A Note on Sourcing - Minnesota II
Hello readers and welcome back to a new series for the website, which as I stated last time began as an outgrowth of a file that’s been sitting in my Google Drive for months now so I thought I’d just break out some of the more important elements. That initial post was called “What’s a Reader For?” and was going to take a look at all the sources we bring into account each day as we try to understand the world. In the age of the internet and social media I realize that could be an infinite amount so I’m going to break it down into the sources I try to follow.
So what are some more important resources for finding out what’s going on in the great city of Minneapolis and the state of Minnesota? The first post collected my major “go to” sites. But if you’re interested in even more, here's a handful of others, many I get direct to my email inbox whenever they publish new content.
I’ve written before that my wife comes from the great northern region of this state, and has helped me understand its rich history and customs. Another person who has helped me understand the culture of “Up North” is Aaron Brown. Aaron has been blogging about life in that part of the state for as long as I can remember and also has a daily column in a newspaper (he’s also finishing up a book’s worth of history of the area). I would highly recommend him for anyone looking to understand how the northern areas approach politics and life and how this has changed, especially in the last decade.
Another great site for radical info and people’s struggles is Fight Back! News. They cover protest movements and (lately) strikes and are a great source for learning about actual progressive and leftist struggles both here and around the country and world.
Another site that I’ve been following via newsletter since it launched two years ago is the Minnesota Reformer. Now some of you may know I’ve had some issues with this site’s editor but I can’t deny the quality coverage it has provided, especially during the Minneapolis Uprising of 2020 and beyond. I’d also like to single out their state reporter Ricardo Lopez as he’s broken some major stories in St. Paul over the years.
I will also mention here that the City of Minneapolis and the Metropolitan Council have decent email newsletters providing information about resources and what those entities are doing on a weekly basis. I’ve waxed and waned (on Twitter) about how they get covered by journalists here, but there’s no doubt a ton of information about municipal affairs in their newsletters.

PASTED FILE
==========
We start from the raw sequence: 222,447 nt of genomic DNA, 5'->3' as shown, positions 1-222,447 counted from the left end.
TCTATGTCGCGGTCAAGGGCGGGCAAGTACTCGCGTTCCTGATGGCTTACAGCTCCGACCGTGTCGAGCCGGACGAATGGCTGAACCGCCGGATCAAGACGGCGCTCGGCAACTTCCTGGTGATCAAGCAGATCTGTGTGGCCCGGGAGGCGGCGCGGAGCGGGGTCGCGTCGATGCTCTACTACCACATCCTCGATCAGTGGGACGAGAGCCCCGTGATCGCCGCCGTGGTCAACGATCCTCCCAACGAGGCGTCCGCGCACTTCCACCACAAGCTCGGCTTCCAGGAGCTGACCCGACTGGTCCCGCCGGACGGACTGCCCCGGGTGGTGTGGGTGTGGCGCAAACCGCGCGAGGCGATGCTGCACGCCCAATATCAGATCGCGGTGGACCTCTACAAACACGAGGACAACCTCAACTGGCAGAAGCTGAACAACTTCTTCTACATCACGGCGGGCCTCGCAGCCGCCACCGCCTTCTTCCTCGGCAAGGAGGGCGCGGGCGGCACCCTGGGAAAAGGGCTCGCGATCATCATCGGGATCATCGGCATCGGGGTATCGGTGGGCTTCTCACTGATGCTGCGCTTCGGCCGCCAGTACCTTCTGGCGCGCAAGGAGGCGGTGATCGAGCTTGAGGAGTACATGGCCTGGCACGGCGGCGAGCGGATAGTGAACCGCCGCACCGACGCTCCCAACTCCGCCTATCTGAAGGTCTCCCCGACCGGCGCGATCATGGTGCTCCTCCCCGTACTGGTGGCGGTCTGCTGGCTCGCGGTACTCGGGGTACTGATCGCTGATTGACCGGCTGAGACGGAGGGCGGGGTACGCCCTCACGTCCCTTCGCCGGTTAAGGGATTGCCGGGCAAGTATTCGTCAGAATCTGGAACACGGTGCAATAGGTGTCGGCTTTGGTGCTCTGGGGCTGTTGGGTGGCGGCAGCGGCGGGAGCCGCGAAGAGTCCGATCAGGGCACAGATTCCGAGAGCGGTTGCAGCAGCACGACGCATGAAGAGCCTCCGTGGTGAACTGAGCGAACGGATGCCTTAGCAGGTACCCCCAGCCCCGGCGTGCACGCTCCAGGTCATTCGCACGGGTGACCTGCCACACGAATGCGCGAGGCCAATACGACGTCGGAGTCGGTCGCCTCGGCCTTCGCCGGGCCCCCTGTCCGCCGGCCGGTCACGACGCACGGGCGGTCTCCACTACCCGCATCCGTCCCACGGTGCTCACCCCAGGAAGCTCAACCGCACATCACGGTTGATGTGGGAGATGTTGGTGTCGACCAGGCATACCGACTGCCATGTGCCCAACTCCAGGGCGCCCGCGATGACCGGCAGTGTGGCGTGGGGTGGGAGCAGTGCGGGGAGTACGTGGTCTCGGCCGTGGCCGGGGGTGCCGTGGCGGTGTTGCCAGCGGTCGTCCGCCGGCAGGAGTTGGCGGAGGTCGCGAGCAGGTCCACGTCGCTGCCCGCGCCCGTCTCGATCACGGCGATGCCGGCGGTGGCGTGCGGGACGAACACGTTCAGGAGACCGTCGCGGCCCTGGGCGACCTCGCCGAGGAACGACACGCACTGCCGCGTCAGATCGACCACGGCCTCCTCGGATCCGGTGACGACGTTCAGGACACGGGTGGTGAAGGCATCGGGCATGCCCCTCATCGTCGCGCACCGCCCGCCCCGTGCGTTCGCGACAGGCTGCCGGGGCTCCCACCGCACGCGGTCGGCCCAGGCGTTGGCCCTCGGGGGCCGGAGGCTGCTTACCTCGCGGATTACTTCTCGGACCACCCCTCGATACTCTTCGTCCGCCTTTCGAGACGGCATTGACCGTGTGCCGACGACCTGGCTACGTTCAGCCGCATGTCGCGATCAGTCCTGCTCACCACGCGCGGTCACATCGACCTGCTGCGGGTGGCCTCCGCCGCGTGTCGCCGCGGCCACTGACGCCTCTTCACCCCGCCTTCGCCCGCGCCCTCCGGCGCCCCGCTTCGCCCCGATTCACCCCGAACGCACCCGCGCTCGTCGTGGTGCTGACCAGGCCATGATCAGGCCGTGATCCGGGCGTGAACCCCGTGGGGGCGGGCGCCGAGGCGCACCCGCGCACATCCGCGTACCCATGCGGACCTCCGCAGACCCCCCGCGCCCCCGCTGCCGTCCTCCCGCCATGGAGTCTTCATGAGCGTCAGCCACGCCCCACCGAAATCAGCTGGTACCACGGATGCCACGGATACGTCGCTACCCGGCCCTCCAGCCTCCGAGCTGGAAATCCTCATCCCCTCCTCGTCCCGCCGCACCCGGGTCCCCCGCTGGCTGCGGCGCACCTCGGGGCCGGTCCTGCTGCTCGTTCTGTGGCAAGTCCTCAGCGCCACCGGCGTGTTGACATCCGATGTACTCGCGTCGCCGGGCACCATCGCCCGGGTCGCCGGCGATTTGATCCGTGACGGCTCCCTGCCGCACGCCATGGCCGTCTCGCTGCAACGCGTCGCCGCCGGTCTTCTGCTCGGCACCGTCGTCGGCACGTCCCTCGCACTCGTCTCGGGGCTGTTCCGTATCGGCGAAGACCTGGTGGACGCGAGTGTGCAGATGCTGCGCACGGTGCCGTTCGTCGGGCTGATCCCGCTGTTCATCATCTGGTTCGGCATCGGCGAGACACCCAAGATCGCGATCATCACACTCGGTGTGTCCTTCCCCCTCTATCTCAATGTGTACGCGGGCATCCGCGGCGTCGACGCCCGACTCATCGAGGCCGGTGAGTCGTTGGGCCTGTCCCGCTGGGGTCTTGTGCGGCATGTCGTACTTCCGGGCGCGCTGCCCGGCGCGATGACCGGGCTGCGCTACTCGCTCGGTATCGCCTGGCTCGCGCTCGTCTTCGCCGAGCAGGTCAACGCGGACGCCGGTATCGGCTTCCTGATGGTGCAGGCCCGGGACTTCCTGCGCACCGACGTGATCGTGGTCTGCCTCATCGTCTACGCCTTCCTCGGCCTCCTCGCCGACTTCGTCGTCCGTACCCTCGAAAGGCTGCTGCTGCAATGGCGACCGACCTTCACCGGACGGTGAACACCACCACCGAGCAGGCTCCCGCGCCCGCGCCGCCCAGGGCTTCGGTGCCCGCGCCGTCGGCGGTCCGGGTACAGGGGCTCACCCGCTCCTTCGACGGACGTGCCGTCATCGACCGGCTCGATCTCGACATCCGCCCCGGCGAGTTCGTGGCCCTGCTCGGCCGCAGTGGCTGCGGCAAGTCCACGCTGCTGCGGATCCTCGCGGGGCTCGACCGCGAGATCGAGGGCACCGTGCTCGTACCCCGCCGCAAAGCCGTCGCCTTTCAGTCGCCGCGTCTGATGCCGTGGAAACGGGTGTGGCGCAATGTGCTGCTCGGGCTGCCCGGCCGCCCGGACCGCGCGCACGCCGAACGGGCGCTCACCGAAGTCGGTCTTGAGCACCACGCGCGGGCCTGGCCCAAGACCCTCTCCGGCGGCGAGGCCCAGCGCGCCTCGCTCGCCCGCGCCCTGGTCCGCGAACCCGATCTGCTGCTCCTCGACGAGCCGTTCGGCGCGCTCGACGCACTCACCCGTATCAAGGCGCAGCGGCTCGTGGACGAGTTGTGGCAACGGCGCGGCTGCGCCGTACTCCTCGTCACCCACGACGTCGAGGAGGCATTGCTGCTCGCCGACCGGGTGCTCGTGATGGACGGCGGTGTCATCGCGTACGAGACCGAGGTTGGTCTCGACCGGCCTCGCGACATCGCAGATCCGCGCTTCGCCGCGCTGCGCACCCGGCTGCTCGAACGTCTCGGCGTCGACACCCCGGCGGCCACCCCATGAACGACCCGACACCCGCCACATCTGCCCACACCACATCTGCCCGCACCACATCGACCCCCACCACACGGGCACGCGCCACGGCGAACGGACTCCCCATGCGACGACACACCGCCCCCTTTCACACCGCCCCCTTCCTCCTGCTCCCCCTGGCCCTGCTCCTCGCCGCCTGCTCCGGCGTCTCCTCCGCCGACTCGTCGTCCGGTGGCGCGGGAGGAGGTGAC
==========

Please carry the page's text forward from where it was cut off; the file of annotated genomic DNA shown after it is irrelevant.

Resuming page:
I’d also like to quickly shout-out the last of the “old school” Minnesota blogosphere tenants still going strong: Sally Jo Sorenson of Bluestem Prairie. Sally has been a great source for news about southern Minnesota and is worth checking out for her incisive commentary about all of state politics. Another “old schooler” that I just recently became aware of again is the Minnesota Progressive Project.
And finally a quick look at some email newsletters that provide coverage of art and music and other things. The MPLS Art newsletter is a great roundup of local galleries and helps me know what’s showing where. Other great newsletters can be found from the Minneapolis Institute of Art (I’d recommend their latest supernatural exhibit), the Soo Visual Arts Center, and the Walker Art Center. In terms of music, while I don’t usually have time to peruse it, the Electric Fetus has a great roundup of newly released music and vinyl, and while my wife and I haven’t been in years, the Minnesota Orchestra has great ways of reaching us with their newest lineups. Other options include the Landmark Theater for film, and the world-class Guthrie Theater which offers a newsletter to broadcast its stage shows each year. I’ll wrap up this list with a few others: Minneapolis Climate Action is a great activist collective I’ve followed for a while now; Friends of the Hennepin County Library hosts tons of literary events (many online these days); and Housing Link provides a huge amount of resources and their email newsletter is invaluable for housing information (needless disclosure: I am also friends with someone who works for them).
Here are a few more links to round out the set: Open Streets Mpls has been hosting events and lobbying for a more pedestrian-centered mindset in our fair city; the Weisman Art Museum is yet another phenomenal gallery; and Hennepin Theater Trust is a collection of all the great stages adorning that street in Minneapolis.
Once again feel free to post comments or reply to the email regarding your own source lists. This is not meant to be exhaustive, but there’s only so much time in the day to read. Upcoming areas this series will be taking a look at include: Books/Literary, News & Journalism, Environment, Politics, and a few other topics. Thanks for reading!
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John Abraham is a published author and freelance journalist who lives in the Twin Cities with his wife Mary and their cat. He is writing a speculative dystopian novel and is seeking representation and a publisher.